MichaelvdV@Atos

Exploring lesser known C# Language features Part I

Blog Post created by MichaelvdV@Atos on Jun 27, 2011

A lot of us use Microsoft .NET in their daily efforts to create applications for the PI system. It seems there is still somewhat of a 50/50 spread between VB.NET and C# developers. I myself am an avid C# developer, and I really like the language. The fact that I’m not a VB.NET programmer has nothing to do with the language itself, but it’s more about my history as a developer.

 

 

 

 

 

 

 

C# (and .NET in general) has a lot of really nice features, and it keeps getting better with every release. With every release, new major functionality becomes available. For instance, the introduction of generics in .NET 2.0, the introduction of WCF/WPF in .NET 3.0, the introduction of LINQ and lambda’s in .NET 3.5, and now the introduction of dynamic typing in .NET 4.0.

 

 

 

 

 

 

 

A lot of the times, these major changes go accompanied by some lesser changes. A lot of the time, the lesser changes are there to make the bigger changes possible. For instance, LINQ (a big change) relies heavily on ‘Extension Methods’ (a lesser change). Lambdas are also a very big part of LINQ, and these are getting more and more accepted. The acceptance of a more functional programming paradigm embedded into an object oriented language seems to be a very smart decision, that works really well for us programmers.

 

 

 

 

 

 

 

In this blog post series, I would like to have a look at some of the lesser known constructs in C#. It’s sometimes difficult to decide which ones are ‘lesser known’. It could be that you are already familiar with some of them, but I’m sure there will be some that you are not that familiar with!

 

 

 

 

 

 

The ‘yield’ keyword

I think this is a prime example of a lesser known, and therefore lesser used, construct that could really affect your programming style in a good way.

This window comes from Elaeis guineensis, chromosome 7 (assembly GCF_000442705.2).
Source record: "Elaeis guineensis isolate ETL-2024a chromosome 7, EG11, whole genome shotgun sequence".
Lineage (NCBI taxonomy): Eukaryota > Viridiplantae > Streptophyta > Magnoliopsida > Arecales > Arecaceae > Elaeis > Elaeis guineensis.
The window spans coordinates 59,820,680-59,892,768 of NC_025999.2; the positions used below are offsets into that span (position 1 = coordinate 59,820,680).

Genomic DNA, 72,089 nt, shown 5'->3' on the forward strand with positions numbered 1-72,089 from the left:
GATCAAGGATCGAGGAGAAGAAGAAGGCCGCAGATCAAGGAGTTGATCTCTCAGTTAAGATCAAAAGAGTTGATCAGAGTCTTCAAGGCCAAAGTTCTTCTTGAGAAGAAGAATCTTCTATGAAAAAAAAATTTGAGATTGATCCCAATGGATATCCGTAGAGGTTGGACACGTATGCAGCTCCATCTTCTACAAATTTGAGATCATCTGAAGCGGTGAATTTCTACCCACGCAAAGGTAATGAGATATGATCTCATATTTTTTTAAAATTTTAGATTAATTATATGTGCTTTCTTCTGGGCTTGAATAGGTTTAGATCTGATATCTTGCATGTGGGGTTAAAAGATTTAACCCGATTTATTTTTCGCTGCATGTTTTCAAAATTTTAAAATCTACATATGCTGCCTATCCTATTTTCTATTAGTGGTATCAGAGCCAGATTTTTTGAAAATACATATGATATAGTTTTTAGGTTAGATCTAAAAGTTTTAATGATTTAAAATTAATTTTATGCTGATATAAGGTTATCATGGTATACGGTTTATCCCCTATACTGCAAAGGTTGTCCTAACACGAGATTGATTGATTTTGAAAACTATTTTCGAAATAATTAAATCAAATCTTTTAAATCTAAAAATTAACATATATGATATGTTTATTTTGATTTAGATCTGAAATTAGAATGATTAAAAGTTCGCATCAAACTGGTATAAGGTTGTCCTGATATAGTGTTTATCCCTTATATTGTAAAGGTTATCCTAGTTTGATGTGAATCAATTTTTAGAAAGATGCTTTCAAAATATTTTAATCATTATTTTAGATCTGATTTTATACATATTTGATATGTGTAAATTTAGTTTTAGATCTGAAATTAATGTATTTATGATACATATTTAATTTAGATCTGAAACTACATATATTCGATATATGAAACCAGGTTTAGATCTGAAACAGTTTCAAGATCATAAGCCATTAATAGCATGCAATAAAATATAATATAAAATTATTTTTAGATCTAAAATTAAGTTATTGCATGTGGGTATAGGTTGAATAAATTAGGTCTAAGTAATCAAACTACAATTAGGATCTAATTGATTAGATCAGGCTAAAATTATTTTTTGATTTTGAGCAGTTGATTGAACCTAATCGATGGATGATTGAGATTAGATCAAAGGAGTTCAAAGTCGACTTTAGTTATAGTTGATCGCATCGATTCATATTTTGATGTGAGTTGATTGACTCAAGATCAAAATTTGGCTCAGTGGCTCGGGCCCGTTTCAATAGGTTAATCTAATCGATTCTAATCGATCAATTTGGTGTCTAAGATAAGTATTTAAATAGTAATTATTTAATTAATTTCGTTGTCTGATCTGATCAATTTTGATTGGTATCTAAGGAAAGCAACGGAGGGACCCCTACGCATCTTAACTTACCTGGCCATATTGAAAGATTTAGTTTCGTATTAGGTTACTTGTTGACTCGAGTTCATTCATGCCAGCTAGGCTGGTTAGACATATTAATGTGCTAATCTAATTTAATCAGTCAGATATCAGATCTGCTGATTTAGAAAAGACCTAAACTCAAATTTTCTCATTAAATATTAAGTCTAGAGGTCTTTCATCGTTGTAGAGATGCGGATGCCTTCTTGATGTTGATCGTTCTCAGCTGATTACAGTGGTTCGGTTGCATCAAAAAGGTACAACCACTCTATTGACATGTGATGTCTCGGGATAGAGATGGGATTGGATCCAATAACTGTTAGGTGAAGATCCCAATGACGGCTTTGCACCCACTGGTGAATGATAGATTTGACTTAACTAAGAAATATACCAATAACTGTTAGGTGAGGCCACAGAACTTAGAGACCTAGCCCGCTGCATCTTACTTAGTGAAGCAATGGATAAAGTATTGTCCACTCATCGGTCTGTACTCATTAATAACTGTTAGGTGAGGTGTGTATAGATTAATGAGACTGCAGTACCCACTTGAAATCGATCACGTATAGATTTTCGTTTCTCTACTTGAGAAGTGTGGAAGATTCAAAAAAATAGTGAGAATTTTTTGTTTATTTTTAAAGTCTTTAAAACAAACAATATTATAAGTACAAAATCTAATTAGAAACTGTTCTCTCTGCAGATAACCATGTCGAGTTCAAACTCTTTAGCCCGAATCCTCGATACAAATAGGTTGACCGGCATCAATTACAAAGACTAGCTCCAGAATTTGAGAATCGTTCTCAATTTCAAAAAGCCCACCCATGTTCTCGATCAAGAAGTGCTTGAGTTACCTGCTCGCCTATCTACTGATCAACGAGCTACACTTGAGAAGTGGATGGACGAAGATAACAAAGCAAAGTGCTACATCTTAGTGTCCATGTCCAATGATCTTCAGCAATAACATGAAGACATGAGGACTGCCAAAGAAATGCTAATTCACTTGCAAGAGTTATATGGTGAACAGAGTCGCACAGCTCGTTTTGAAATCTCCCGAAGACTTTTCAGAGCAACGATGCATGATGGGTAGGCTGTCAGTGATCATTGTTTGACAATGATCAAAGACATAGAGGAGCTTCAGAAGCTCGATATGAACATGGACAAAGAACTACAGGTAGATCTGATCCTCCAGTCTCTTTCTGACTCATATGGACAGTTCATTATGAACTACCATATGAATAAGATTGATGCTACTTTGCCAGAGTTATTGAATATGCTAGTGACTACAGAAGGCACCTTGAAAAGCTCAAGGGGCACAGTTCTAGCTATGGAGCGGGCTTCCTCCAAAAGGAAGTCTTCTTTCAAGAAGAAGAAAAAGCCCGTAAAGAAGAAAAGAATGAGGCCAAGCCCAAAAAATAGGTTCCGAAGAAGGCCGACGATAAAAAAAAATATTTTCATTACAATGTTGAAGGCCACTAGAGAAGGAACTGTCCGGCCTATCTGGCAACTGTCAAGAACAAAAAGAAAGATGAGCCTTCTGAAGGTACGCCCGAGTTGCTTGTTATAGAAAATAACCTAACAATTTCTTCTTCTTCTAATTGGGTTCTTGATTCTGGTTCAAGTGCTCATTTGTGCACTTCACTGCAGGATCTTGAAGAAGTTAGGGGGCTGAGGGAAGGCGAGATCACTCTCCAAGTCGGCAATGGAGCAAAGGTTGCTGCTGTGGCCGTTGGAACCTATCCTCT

The yield keyword is used in what we call iterators. An iterator can be a method, get accessor or operator that returns a collection that can be enumerated. A very good example of using this would be an implementation of the ‘GetEnumerator()’ method. This method is being used when you use a foreach statement to loop over a collection (for instance an array or List<T>). You can only use the yield statement when returning an IEnumerable<T> or derivative.

 

 

 

 

 

 

 

Let’s say, we want to create a method that returns a collection of data. A simple example would be:

 

 

 

 

 

static void Main(string[] args)
        {
            var sinusoid = GetSinus(1, 10);
            Console.WriteLine("Looping");
            foreach (var number in sinusoid)
                Console.WriteLine(number);
            Console.ReadLine();
        }


        public static List GetSinus(double from, double to)
        {
            List returnList = new List();
            Console.WriteLine("Getting sinus");
            for (double i = from; i < to; i++)
            {
                var sin = Math.Sin(i);
                returnList.Add(sin);
            }

            return returnList;
        }

 

 

 

 

As you can see, in order for us to create a collection of sinusoid values, we first create a new empty List<double>. We use a ‘for’ loop to go through the input range, and we add every calculated sinusoid value to the list. Once we are done, we return the entire list.

 

 

 

 

 

 

 

If we run this code, the output will be:

 

 

 

 

 

 

 

4466.output1.png 

 

Let’s introduce a method that does the same, but uses the ‘yield’ keyword.

 

 

 

   public static IEnumerable GetSinus(double from, double to)

        {

            Console.WriteLine("Getting sinus");

            for (double i = from; i < to; i++)

                yield return Math.Sin(i);

        }

 

There are several changes to this method implementation. For instance, the return value is a ‘IEnumerable<double>’. We don’t use a returnlist here. We just loop trough the range using a ‘for’ loop, and we return our calculated sinus value using the ‘yield return’ statement.

 

 

 

 

If we run the application with our new GetSinus method, the output will be:

 

 

 

 

 

 

 

 

 

 

 

2474.output2.png 

 

 

 

 

 

Something has changed in the output… I invite you to have a look at the first code sample, and both output samples. You will notice something is off… We will come back to that later.

 

 

 

 

 

In addition to the ‘yield return <expression>’ statement, we can also use ‘yield break’, which is implemented in the following example:

 

 

 

 

 

 

 

 public static IEnumerable GetSinus(double from, double to)

        {

            Console.WriteLine("Getting sinus");

            for (double i = from; i < to; i++)

                if (i > 5)

                    yield break;

                else

                    yield return Math.Sin(i);

        }